– Billy Corgan still feels resentment towards Anthem Sports and Impact Wrestling. Anthem bought the promotion from under his nose after he did so much to help Impact from going under. Because of this, the NWA refuses to do any business with Impact Wrestling (which is a shame as they could really help each other), but they are willing to cross promote with others.
– The commercials between matches are regularly produced in a retro style which some may find very alien. It can work well at times, but at others it can come across as cheap. The psychedelic throwbacks will elicit feelings of nostalgia from older viewers, but it may confuse the younger audience who never watched TV in the 70’s/80’s. One of my favourites is Nick Aldis selling the upcoming RetroMania(!) video game.
As first seen on #NWAPowerrr (even the commercials are can't-miss)
Play as me, compete in the NWA Powerrr Studio level, even challenge for the #tenpoundsofgold!
Coming in 2020…brother pic.twitter.com/Qe1qrPVjqH
— What's causin' Aldis (@RealNickAldis) November 7, 2019
The fact that NWA Powerrr has already established itself speaks volumes. It tells us there is a niche to adopt gimmicks like this; showing the world there’s more than one way to market wrestling. We go to museums to learn history, and if anyone wants to see how wrestling used to be? They can tune in to Powerrr and get an idea. There’s so many great talents who have been overlooked in recent years wanting to prove their worth, and I wouldn’t be surprised if a few more join their ranks soon. Melina is set to return this week, which could be an interesting addition to an otherwise weak women’s division.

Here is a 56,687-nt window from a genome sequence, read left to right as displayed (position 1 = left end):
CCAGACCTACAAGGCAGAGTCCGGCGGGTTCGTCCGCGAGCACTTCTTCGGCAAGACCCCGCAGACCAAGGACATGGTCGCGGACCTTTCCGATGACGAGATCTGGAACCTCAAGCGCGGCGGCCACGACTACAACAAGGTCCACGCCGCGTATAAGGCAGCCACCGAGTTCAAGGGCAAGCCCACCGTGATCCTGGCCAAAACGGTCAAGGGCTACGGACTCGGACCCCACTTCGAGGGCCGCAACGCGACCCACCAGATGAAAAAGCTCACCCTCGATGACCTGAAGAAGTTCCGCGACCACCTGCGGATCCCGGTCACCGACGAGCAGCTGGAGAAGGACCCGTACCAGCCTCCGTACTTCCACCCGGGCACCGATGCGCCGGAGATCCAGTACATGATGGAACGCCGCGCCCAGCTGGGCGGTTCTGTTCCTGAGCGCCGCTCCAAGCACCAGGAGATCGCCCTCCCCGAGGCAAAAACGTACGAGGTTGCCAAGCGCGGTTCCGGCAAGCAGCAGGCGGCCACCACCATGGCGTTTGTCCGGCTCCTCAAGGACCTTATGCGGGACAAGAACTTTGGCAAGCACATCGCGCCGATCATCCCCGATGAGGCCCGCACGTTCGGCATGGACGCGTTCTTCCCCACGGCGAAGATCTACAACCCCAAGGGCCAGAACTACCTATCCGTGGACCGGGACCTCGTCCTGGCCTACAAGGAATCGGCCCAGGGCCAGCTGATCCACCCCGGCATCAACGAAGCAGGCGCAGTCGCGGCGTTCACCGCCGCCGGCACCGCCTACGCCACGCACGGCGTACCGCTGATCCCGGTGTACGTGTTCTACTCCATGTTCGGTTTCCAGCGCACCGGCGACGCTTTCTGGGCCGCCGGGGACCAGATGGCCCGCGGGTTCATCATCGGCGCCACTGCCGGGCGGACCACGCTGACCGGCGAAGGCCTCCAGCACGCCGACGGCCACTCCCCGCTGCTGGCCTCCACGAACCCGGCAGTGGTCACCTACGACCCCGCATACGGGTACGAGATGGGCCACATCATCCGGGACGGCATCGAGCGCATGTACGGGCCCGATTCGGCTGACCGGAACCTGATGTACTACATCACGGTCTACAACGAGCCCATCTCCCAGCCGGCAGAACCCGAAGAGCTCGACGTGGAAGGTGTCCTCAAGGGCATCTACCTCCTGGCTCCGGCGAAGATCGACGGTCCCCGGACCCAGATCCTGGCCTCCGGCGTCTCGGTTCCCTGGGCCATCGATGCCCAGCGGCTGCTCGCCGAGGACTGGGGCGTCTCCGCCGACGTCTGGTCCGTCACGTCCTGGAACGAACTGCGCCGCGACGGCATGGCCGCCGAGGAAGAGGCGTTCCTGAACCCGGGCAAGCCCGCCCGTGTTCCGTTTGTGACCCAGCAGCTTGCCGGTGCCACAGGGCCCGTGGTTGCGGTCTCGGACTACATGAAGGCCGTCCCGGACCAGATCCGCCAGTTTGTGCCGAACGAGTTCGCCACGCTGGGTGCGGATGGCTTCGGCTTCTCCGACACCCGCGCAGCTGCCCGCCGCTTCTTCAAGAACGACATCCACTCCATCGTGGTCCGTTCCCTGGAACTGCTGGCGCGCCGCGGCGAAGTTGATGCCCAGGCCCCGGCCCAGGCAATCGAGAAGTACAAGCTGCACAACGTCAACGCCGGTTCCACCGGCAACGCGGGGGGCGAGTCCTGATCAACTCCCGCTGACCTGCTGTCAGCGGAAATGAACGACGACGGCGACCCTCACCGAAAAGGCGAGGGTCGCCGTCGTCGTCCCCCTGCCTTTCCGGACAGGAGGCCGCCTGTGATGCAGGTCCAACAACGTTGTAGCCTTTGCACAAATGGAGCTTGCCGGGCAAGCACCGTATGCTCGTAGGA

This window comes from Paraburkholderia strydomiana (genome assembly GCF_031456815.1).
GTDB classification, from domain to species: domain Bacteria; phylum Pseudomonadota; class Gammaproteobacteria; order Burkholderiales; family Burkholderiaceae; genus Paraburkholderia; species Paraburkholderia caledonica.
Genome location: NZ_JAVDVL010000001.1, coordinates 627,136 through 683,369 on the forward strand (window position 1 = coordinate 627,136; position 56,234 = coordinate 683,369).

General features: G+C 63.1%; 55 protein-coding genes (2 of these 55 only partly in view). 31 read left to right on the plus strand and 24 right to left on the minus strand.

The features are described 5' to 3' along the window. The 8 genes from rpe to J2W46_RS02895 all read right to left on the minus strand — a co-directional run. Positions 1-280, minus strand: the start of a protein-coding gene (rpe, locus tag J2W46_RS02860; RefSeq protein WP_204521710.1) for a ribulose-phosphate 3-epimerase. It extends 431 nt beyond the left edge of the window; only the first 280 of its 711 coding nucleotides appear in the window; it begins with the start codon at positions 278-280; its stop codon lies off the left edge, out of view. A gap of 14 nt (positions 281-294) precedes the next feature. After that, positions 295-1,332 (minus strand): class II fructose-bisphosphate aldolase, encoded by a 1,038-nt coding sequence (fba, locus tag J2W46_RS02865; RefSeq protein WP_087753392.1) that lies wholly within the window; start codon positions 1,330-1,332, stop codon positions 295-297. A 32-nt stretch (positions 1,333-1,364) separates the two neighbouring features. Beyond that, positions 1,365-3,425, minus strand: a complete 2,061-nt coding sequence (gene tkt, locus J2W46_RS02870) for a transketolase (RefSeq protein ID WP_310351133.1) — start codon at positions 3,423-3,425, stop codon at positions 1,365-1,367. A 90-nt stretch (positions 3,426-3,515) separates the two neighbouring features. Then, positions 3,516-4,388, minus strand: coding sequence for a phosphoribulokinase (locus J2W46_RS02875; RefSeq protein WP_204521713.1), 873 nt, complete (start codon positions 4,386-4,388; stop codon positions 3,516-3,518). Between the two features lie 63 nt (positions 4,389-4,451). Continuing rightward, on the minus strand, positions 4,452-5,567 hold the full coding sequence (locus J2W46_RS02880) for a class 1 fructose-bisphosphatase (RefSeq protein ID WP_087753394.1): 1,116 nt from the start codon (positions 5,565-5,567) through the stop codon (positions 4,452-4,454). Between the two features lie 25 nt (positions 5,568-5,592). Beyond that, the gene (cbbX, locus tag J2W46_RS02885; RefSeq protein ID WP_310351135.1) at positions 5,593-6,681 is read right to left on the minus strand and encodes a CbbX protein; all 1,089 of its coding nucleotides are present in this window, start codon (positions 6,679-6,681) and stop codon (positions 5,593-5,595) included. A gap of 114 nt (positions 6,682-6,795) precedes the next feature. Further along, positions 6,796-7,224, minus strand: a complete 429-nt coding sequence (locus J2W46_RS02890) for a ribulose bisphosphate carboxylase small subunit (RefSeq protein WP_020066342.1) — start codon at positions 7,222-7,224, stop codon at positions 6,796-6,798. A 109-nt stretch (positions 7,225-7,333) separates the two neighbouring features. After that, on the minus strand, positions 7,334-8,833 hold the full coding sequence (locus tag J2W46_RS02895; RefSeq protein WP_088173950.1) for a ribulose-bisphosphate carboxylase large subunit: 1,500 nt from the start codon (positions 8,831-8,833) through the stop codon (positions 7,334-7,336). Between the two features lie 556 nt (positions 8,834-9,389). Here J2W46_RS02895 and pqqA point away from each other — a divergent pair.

How long will Nick Aldis hang on to the Worlds Championship with guys like James Storm breathing down his neck? Just how great of a tag team can The Dawsons get? And will Kamille ever speak!? We’re only six episodes in, and I think they’re doing an awesome job with the roster. However, we do have to consider Powerrr’s long-term prospects. Will this old school gimmick become popular? Is it bound to go the same way as the former NWA/WCW?
Usually, when wrestling relies on nostalgia and maintaining the age-old formula, it soon becomes tiresome and stagnates. You have to move forward to grow, and at some point Billy Corgan (and co.) may have to consider producing shows with a more modern feel. It depends on the wrestling fan; will this style be considered a timeless classic? Or an old-fashioned rehash of a magical time which can never be relived? For now, I’ll enjoy everything they give us; along with the new stars who will sprout from the electricity of NWA Powerrr. The important thing is they are giving us yet another alternative, for the talent and fans alike.
What do you think of NWA Powerrr? Are you enjoying it as much as other shows? Or did you try watching but didn’t get it? How could they improve the show? Please let us know your thoughts on NWA Powerrr, and who the next breakout star will be. Have a good day, and thanks for reading.